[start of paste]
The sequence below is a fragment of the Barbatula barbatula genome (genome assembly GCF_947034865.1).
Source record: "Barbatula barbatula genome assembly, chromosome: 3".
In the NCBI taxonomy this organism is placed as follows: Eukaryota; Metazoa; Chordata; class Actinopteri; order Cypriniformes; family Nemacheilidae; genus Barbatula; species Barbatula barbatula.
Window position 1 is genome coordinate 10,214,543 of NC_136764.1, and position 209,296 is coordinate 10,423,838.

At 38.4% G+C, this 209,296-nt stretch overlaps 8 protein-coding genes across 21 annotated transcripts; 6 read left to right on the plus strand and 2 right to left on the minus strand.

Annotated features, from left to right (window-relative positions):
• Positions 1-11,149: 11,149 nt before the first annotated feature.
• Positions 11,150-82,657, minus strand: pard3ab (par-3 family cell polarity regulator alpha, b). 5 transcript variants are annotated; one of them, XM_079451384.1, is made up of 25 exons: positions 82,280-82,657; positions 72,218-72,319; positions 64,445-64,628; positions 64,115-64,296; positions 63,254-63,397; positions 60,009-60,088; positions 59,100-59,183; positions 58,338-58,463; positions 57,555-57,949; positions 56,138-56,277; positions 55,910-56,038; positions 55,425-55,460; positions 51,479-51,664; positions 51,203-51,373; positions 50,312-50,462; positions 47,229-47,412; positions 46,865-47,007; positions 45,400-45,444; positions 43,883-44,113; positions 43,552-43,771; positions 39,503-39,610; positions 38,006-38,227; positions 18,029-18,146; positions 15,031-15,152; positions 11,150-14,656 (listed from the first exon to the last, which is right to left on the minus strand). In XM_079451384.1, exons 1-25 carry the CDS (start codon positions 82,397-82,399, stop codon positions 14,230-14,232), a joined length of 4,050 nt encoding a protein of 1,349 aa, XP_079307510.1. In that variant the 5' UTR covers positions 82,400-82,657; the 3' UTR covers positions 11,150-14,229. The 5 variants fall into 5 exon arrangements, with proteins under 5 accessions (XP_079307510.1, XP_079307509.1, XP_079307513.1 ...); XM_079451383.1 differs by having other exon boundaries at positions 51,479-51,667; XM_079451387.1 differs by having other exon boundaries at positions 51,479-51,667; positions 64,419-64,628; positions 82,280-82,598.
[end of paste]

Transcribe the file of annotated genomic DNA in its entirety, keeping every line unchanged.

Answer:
The sequence below is a fragment of the Barbatula barbatula genome (genome assembly GCF_947034865.1).
Source record: "Barbatula barbatula genome assembly, chromosome: 3".
In the NCBI taxonomy this organism is placed as follows: Eukaryota; Metazoa; Chordata; class Actinopteri; order Cypriniformes; family Nemacheilidae; genus Barbatula; species Barbatula barbatula.
Window position 1 is genome coordinate 10,214,543 of NC_136764.1, and position 209,296 is coordinate 10,423,838.

At 38.4% G+C, this 209,296-nt stretch overlaps 8 protein-coding genes across 21 annotated transcripts; 6 read left to right on the plus strand and 2 right to left on the minus strand.

Annotated features, from left to right (window-relative positions):
• Positions 1-11,149: 11,149 nt before the first annotated feature.
• Positions 11,150-82,657, minus strand: pard3ab (par-3 family cell polarity regulator alpha, b). 5 transcript variants are annotated; one of them, XM_079451384.1, is made up of 25 exons: positions 82,280-82,657; positions 72,218-72,319; positions 64,445-64,628; positions 64,115-64,296; positions 63,254-63,397; positions 60,009-60,088; positions 59,100-59,183; positions 58,338-58,463; positions 57,555-57,949; positions 56,138-56,277; positions 55,910-56,038; positions 55,425-55,460; positions 51,479-51,664; positions 51,203-51,373; positions 50,312-50,462; positions 47,229-47,412; positions 46,865-47,007; positions 45,400-45,444; positions 43,883-44,113; positions 43,552-43,771; positions 39,503-39,610; positions 38,006-38,227; positions 18,029-18,146; positions 15,031-15,152; positions 11,150-14,656 (listed from the first exon to the last, which is right to left on the minus strand). In XM_079451384.1, exons 1-25 carry the CDS (start codon positions 82,397-82,399, stop codon positions 14,230-14,232), a joined length of 4,050 nt encoding a protein of 1,349 aa, XP_079307510.1. In that variant the 5' UTR covers positions 82,400-82,657; the 3' UTR covers positions 11,150-14,229. The 5 variants fall into 5 exon arrangements, with proteins under 5 accessions (XP_079307510.1, XP_079307509.1, XP_079307513.1 ...); XM_079451383.1 differs by having other exon boundaries at positions 51,479-51,667; XM_079451387.1 differs by having other exon boundaries at positions 51,479-51,667; positions 64,419-64,628; positions 82,280-82,598.